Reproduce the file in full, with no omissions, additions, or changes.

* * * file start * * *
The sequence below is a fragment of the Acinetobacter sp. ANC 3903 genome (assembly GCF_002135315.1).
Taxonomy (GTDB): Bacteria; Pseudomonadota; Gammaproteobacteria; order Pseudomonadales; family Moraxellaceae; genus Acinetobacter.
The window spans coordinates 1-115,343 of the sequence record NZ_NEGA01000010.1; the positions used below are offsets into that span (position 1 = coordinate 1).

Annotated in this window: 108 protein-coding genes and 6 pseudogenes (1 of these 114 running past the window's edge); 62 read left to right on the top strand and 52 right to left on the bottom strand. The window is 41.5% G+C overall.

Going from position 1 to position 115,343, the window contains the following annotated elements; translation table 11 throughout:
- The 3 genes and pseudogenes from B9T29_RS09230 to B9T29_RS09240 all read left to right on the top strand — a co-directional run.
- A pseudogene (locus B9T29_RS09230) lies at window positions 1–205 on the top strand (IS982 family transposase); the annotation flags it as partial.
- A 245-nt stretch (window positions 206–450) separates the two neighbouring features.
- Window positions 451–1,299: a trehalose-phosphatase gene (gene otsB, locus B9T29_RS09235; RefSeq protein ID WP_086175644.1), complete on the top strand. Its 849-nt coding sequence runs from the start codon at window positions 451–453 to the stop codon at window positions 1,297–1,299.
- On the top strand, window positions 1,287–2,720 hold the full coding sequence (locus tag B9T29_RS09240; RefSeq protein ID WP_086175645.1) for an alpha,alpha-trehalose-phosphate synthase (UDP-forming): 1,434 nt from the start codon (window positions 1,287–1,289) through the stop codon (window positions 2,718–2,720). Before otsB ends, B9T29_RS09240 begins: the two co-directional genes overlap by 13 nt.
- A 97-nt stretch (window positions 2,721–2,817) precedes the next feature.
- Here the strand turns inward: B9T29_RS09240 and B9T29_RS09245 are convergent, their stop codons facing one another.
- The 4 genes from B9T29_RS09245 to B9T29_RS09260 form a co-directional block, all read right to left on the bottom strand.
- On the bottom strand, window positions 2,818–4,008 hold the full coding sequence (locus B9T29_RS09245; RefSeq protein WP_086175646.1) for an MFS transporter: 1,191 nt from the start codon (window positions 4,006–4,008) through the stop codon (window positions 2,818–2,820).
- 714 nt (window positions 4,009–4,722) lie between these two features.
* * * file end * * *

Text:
The sequence below is a fragment of the Acinetobacter sp. ANC 3903 genome (assembly GCF_002135315.1).
Taxonomy (GTDB): Bacteria; Pseudomonadota; Gammaproteobacteria; order Pseudomonadales; family Moraxellaceae; genus Acinetobacter.
The window spans coordinates 1-115,343 of the sequence record NZ_NEGA01000010.1; the positions used below are offsets into that span (position 1 = coordinate 1).

Annotated in this window: 108 protein-coding genes and 6 pseudogenes (1 of these 114 running past the window's edge); 62 read left to right on the top strand and 52 right to left on the bottom strand. The window is 41.5% G+C overall.

Going from position 1 to position 115,343, the window contains the following annotated elements; translation table 11 throughout:
- The 3 genes and pseudogenes from B9T29_RS09230 to B9T29_RS09240 all read left to right on the top strand — a co-directional run.
- A pseudogene (locus B9T29_RS09230) lies at window positions 1–205 on the top strand (IS982 family transposase); the annotation flags it as partial.
- A 245-nt stretch (window positions 206–450) separates the two neighbouring features.
- Window positions 451–1,299: a trehalose-phosphatase gene (gene otsB, locus B9T29_RS09235; RefSeq protein ID WP_086175644.1), complete on the top strand. Its 849-nt coding sequence runs from the start codon at window positions 451–453 to the stop codon at window positions 1,297–1,299.
- On the top strand, window positions 1,287–2,720 hold the full coding sequence (locus tag B9T29_RS09240; RefSeq protein ID WP_086175645.1) for an alpha,alpha-trehalose-phosphate synthase (UDP-forming): 1,434 nt from the start codon (window positions 1,287–1,289) through the stop codon (window positions 2,718–2,720). Before otsB ends, B9T29_RS09240 begins: the two co-directional genes overlap by 13 nt.
- A 97-nt stretch (window positions 2,721–2,817) precedes the next feature.
- Here the strand turns inward: B9T29_RS09240 and B9T29_RS09245 are convergent, their stop codons facing one another.
- The 4 genes from B9T29_RS09245 to B9T29_RS09260 form a co-directional block, all read right to left on the bottom strand.
- On the bottom strand, window positions 2,818–4,008 hold the full coding sequence (locus B9T29_RS09245; RefSeq protein WP_086175646.1) for an MFS transporter: 1,191 nt from the start codon (window positions 4,006–4,008) through the stop codon (window positions 2,818–2,820).
- 714 nt (window positions 4,009–4,722) lie between these two features.